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Spatiotemporal variations in resources affect activity and movement patterns of white-tailed deer (Odocoileus virginianus) at high density

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Although activity budget, movements, and habitat use of herbivores have been extensively studied, few studies have simultaneously examined these behaviors at several temporal scales. We investigated the influence of spatiotemporal variations in forage and climate on the activity and movement patterns of white-tailed deer (Odocoileus virginianus (Zimmermann, 1780)) at high density, in a predator-free ecosystem impacted by long-term browsing. We used GPS telemetry and activity sensors to monitor seasonal activity budgets, movements, and patterns of habitat use within the home ranges of 24 female deer at three temporal scales: (1) season, (2) within season, and (3) daily. At large temporal scale, deer were less active and moved less during winter than during summer. Within each season, deer reduced their activity and movements in areas where forage resources were abundant and when climatic conditions were more difficult. On a daily scale, summer and winter movements peaked at dusk, but habitat selection neither changed with period of the day nor activity (foraging vs. resting). These results provide empirical evidence on how environmental constraints can modulate the trade-offs between forage acquisition and exposure to limiting factors.
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Keywords: Odocoileus virginianus; activity budget; broutement intensif; budget d’activité; cerf de Virginie; déplacements; fonction de sélection des ressources; forage; habitat selection; haute densité; high density; long-term browsing; movements; resource selection function; ressources alimentaires; seasonal variations; sélection de l’habitat; variations saisonnières; white-tailed deer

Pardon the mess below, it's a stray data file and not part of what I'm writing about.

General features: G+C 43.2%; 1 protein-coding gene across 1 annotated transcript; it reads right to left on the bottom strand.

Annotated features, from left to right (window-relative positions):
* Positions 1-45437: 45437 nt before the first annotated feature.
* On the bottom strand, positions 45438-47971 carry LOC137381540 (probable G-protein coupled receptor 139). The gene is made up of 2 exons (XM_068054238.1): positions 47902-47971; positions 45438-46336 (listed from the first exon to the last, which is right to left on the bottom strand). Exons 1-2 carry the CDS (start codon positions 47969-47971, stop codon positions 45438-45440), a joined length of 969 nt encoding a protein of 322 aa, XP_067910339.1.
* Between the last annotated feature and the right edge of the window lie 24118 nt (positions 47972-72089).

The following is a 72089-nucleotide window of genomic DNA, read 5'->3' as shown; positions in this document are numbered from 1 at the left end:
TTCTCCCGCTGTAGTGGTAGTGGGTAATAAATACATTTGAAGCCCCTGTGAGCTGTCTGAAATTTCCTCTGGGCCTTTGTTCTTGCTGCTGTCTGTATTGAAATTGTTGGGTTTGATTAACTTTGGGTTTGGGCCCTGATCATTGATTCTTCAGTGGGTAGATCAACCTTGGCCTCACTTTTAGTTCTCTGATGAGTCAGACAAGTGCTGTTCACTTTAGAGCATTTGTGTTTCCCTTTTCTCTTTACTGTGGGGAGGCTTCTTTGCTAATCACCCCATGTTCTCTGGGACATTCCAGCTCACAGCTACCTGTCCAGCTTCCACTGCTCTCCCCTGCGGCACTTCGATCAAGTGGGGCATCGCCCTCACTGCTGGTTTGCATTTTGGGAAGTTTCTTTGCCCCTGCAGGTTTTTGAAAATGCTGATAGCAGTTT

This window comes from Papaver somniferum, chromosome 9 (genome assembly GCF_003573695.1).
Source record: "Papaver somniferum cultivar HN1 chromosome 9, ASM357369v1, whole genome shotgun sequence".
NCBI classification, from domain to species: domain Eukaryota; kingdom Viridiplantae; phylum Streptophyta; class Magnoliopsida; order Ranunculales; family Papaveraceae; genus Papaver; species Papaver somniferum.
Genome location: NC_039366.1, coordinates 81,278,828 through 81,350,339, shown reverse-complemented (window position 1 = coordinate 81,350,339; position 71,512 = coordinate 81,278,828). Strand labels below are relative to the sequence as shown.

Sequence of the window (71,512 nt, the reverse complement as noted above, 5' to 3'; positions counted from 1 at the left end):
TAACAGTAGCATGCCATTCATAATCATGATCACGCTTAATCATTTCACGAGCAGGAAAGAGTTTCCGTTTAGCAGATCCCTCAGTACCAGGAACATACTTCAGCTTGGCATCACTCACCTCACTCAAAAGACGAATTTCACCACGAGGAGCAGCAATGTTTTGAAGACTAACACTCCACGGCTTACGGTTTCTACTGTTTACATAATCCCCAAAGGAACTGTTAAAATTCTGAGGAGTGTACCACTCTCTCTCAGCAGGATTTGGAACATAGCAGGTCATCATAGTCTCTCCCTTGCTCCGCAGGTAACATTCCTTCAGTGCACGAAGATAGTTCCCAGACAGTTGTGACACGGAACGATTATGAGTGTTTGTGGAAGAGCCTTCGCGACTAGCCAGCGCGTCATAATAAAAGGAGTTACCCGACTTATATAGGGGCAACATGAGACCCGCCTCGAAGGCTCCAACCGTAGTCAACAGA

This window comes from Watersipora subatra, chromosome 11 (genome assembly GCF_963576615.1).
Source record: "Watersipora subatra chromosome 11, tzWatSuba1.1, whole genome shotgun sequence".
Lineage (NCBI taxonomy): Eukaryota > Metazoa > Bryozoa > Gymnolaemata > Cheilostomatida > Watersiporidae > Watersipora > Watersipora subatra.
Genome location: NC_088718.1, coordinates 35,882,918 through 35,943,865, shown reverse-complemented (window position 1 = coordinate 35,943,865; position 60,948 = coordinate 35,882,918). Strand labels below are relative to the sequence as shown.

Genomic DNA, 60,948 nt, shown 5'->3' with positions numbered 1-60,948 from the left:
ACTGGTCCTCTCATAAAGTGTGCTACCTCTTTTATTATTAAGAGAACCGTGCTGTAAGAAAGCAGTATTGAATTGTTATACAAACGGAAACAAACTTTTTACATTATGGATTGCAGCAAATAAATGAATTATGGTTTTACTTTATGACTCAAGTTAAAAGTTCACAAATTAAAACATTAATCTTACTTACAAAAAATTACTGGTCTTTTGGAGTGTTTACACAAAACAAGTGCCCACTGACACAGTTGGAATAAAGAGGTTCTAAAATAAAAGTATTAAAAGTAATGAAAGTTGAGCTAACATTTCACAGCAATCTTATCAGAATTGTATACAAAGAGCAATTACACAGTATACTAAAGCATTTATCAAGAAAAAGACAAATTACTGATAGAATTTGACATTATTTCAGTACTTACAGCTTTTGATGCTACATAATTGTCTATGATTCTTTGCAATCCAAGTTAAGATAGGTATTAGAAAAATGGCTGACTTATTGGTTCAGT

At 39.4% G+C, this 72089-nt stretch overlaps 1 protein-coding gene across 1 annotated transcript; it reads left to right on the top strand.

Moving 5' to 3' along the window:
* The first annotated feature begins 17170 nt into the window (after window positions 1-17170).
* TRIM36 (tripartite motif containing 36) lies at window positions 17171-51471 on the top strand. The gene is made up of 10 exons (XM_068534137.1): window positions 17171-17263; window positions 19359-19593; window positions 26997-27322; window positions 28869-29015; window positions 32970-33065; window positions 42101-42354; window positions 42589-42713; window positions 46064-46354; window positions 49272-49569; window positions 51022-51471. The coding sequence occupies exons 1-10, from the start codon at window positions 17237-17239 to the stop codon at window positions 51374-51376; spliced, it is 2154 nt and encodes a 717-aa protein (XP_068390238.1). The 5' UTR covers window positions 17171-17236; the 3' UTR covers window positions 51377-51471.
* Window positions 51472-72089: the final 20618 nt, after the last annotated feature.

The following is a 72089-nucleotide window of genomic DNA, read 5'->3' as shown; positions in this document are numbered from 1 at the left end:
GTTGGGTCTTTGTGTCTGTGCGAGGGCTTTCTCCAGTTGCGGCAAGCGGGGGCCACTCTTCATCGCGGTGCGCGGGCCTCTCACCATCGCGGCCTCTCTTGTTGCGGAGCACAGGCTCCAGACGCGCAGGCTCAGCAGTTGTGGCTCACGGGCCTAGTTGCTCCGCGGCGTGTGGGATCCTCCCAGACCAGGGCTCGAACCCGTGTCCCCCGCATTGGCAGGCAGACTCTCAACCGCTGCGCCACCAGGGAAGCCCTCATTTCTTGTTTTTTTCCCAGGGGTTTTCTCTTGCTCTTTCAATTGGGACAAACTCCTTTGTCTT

Document Type: Research Article

Publication date: 2013-02-11

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  • Published since 1929, this monthly journal reports on primary research contributed by respected international scientists in the broad field of zoology, including behaviour, biochemistry and physiology, developmental biology, ecology, genetics, morphology and ultrastructure, parasitology and pathology, and systematics and evolution. It also invites experts to submit review articles on topics of current interest.
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